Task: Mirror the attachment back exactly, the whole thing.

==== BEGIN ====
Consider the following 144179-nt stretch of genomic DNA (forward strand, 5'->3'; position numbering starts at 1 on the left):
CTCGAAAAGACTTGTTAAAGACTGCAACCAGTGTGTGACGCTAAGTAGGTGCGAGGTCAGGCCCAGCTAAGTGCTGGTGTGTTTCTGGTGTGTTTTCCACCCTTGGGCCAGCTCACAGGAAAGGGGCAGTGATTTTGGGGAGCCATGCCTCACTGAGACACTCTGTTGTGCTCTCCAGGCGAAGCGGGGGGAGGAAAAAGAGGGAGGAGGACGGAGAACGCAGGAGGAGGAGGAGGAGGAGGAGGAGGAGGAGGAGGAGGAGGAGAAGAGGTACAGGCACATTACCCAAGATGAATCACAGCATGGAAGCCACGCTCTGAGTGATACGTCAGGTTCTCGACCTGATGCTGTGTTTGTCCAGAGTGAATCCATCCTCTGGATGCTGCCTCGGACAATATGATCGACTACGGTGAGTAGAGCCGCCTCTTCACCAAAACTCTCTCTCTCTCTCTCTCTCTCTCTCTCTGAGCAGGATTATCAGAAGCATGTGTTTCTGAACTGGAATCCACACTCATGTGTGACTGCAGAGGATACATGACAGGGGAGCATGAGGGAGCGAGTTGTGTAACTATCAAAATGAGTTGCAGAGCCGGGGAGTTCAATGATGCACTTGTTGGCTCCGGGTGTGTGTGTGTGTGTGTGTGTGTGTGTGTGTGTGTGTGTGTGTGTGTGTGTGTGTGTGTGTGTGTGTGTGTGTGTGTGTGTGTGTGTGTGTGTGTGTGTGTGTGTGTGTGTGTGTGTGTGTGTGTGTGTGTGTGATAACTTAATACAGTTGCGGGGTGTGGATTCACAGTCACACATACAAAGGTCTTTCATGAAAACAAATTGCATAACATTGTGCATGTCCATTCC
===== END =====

Consider the following 144179-nt stretch of genomic DNA (forward strand, 5'->3'; position numbering starts at 1 on the left):
CTCGAAAAGACTTGTTAAAGACTGCAACCAGTGTGTGACGCTAAGTAGGTGCGAGGTCAGGCCCAGCTAAGTGCTGGTGTGTTTCTGGTGTGTTTTCCACCCTTGGGCCAGCTCACAGGAAAGGGGCAGTGATTTTGGGGAGCCATGCCTCACTGAGACACTCTGTTGTGCTCTCCAGGCGAAGCGGGGGGAGGAAAAAGAGGGAGGAGGACGGAGAACGCAGGAGGAGGAGGAGGAGGAGGAGGAGGAGGAGGAGGAGGAGGAGAAGAGGTACAGGCACATTACCCAAGATGAATCACAGCATGGAAGCCACGCTCTGAGTGATACGTCAGGTTCTCGACCTGATGCTGTGTTTGTCCAGAGTGAATCCATCCTCTGGATGCTGCCTCGGACAATATGATCGACTACGGTGAGTAGAGCCGCCTCTTCACCAAAACTCTCTCTCTCTCTCTCTCTCTCTCTCTCTGAGCAGGATTATCAGAAGCATGTGTTTCTGAACTGGAATCCACACTCATGTGTGACTGCAGAGGATACATGACAGGGGAGCATGAGGGAGCGAGTTGTGTAACTATCAAAATGAGTTGCAGAGCCGGGGAGTTCAATGATGCACTTGTTGGCTCCGGGTGTGTGTGTGTGTGTGTGTGTGTGTGTGTGTGTGTGTGTGTGTGTGTGTGTGTGTGTGTGTGTGTGTGTGTGTGTGTGTGTGTGTGTGTGTGTGTGTGTGTGTGTGTGTGTGTGTGTGTGTGTGTGTGTGTGTGATAACTTAATACAGTTGCGGGGTGTGGATTCACAGTCACACATACAAAGGTCTTTCATGAAAACAAATTGCATAACATTGTGCATGTCCATTCC